Ash Patel: A PhD in mathematics, I would assume you’re very numbers-oriented.

Kim Hopkins: Hey, you’ve got to use your strengths.

Ash Patel: Kim, what is clear height and why is that so important?

Kim Hopkins: Clear height is just the height from the ground to the shortest point of the top of the warehouse. It’s very important, because a lot of these people are distributors, and they have to fit their racks, their lifts, and everything into the warehouse. If it’s too short, you’re going to limit the number of users. As I mentioned earlier, one of our favorite things about these properties is their versatility. That property was really pigeonholing itself to more of an office user, and we try to [unintelligible [00:13:08].22]

Ash Patel: Yeah. There are certain milestones with clear height; like, in a 14-foot, you can get an additional racking there and the forklift can get higher. So that 12 to 14-foot difference may not seem like a lot, but it’s huge in terms of the potential tenants you can attract.

Kim Hopkins: Yes. As you know, when you underwrite a deal, there are always going to be errors and things that you discover along the way. In the Phoenix property, the underwriting was in their favor, so the margins got even slimmer. Whereas in the Dallas property we underwrote, the margins actually ended up being in our favor, so that’s the direction we want to go.

Ash Patel: Kim, how do you find tenants for properties like this?

Kim Hopkins: We really believe in local property management. We’ve lived in Los Angeles for 10 years, we moved at the end of 2020 to Arizona. My investing motto was always ABC, Anything But California. We’ve always had properties out of state, and we’ve, since the beginning, believed in local property management. Our very first property manager for that Vancouver property was an older gentleman, and he basically told us “Look, I know how to run this. I think of this as my property.” At first, we were kind of offended and thought, “Oh, he doesn’t respect us.” But then we realized that that’s exactly what we want, property managers and leasing agents who think of it as their property and treat it as their own. So we really rely on local leasing agents to help us fill the properties, and they advertise through their websites, CoStar, LoopNet, sometimes Craigslist, the usual channels.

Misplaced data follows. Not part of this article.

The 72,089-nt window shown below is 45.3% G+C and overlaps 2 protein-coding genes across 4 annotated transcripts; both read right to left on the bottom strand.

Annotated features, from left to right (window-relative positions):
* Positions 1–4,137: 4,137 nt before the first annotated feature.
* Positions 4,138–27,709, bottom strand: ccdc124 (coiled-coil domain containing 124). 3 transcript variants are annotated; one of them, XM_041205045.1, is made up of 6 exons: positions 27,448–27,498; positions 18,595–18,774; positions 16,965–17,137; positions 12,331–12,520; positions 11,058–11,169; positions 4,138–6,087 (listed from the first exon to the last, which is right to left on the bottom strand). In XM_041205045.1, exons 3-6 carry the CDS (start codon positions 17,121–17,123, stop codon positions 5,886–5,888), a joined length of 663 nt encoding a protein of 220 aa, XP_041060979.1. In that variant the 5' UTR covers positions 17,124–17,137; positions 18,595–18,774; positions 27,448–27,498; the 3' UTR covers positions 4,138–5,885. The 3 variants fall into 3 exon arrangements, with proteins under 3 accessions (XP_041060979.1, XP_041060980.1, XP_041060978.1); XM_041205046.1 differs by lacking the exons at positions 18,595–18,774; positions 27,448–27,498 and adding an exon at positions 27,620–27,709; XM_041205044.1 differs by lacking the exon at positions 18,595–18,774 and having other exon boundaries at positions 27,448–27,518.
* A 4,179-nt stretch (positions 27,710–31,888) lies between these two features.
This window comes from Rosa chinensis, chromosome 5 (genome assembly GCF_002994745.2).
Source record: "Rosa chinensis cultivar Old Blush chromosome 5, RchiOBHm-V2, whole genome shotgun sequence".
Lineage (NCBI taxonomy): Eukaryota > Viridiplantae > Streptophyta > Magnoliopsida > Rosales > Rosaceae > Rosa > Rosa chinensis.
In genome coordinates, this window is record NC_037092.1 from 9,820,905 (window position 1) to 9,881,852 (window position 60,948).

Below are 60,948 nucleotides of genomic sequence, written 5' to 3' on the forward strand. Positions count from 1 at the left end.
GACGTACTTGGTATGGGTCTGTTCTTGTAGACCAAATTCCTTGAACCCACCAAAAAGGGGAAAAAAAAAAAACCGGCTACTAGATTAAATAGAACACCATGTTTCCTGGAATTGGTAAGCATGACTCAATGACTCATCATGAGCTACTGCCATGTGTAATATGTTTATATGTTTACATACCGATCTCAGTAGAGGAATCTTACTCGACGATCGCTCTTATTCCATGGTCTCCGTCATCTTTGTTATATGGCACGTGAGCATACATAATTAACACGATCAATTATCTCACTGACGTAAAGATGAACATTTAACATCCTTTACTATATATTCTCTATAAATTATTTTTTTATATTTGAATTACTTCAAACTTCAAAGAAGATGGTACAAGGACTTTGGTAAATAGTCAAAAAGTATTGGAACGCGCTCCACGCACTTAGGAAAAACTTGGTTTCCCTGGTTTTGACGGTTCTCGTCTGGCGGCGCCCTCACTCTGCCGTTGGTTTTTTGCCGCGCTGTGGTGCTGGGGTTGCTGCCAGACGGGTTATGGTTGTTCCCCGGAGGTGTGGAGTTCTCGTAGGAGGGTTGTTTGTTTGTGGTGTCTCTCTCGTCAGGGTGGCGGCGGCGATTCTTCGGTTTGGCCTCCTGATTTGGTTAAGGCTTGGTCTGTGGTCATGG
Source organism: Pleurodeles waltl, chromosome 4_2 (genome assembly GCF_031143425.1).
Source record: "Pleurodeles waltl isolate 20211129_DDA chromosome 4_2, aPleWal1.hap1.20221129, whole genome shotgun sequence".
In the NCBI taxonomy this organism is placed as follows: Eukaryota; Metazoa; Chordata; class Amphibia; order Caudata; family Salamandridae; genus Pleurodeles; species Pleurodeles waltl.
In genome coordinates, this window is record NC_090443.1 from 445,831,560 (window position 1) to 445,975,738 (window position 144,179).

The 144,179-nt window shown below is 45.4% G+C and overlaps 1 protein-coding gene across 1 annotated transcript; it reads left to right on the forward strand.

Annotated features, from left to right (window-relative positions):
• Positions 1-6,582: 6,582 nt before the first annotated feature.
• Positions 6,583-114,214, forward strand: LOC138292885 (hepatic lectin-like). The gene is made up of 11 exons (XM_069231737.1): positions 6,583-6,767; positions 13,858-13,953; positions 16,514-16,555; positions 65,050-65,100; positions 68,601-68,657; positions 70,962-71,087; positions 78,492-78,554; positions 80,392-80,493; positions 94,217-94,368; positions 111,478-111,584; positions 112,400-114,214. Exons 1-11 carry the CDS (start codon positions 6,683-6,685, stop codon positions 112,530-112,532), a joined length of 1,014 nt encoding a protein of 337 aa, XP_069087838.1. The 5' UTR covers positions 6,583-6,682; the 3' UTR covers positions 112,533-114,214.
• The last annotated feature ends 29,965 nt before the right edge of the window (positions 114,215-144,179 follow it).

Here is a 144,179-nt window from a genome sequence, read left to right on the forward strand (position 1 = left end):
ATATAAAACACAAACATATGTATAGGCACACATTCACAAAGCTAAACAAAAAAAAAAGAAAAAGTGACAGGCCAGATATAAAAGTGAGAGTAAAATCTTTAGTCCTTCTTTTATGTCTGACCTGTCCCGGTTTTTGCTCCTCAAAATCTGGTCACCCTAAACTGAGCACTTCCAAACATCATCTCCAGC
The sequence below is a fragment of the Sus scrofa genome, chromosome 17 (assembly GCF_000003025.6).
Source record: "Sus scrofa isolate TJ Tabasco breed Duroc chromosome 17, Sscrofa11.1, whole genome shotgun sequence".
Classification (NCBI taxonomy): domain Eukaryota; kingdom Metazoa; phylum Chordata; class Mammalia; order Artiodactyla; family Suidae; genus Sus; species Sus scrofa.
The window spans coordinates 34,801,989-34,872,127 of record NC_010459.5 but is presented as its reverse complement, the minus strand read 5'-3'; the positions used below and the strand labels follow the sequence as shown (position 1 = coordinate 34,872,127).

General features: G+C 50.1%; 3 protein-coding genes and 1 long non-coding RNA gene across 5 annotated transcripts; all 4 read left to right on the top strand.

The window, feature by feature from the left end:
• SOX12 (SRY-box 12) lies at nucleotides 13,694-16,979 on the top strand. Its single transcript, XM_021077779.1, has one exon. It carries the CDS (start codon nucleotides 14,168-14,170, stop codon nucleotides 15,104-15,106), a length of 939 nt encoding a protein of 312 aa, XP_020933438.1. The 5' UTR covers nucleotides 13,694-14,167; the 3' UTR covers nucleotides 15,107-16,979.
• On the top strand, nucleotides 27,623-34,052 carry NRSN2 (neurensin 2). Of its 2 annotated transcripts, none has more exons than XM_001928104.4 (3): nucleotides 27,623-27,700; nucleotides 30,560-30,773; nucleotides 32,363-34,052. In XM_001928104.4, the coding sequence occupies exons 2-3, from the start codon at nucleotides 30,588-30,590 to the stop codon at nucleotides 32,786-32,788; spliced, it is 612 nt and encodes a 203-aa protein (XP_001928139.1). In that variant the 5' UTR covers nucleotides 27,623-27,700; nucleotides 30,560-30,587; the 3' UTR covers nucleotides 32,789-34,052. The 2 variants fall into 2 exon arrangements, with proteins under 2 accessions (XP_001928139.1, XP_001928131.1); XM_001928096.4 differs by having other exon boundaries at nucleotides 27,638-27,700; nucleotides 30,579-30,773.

Ash Patel: Is it hard to find property managers experienced in flex space or light industrial?

Kim Hopkins: It is, it’s pretty challenging. It’s a unique space, and there are a lot of big companies in the market that will charge a large fee, and they have these young guys on the job… Nothing wrong with the young guys on the job, but they don’t quite get the relationship aspect. We’re looking for guys who are more seasoned. When you go around the property and talk to them, everyone knows that guy’s name and sometimes thinks they own it. In the Texas property we bought last year, we hired the property manager that was already working on the space as the property manager, and everyone knew him. It was just an obvious choice.

Ash Patel: Kim, if you are in due diligence, is finding a property manager part of that process? If you don’t find a qualified PM, would you still close on that property?

Kim Hopkins: That’s a great question, we have a pretty detailed underwriting process that we go through. One of the main steps we go through in the due diligence process is to identify a property manager. That was learned through trial and error of not doing that during the due diligence phase. We will interview several property managers and then we will even put a contract in place with the property manager prior to the end of due diligence, that says it will be effective upon closing. That way, when you’re negotiating, you want to negotiate your rate with them prior to closing. Because after closing, everyone knows that now you are in need of a property manager. That’s how we handle that situation.

Ash Patel: Would you still close if there’s no PM?

Kim Hopkins: No. We would not close if we cannot find a good property manager.

Ash Patel: Okay, that’s critical. You wouldn’t try to self-manage for some period of time?

Kim Hopkins: I don’t think so, because we’re very detailed in our search for a property manager. If we can’t find one during the due diligence process, I do not think one will appear afterward; I haven’t encountered that yet, so I’ll have to let you know.

Ash Patel: Kim, what would you tell people that are searching for multifamily or different asset classes and always bypass when they see a building like this?

Kim Hopkins: I might not necessarily criticize them for that. I really do believe in focusing on one area and focusing on your area of expertise. I’ve learned the hard way that when you don’t do that, you sometimes get into trouble. I would encourage people to pick an asset class and master it. But I would say that if they’re getting into it and looking for a new asset class, for the reasons of risk diversification and easier tenants, that it’s a really good asset class to consider, and it’s very competitive to find right now though.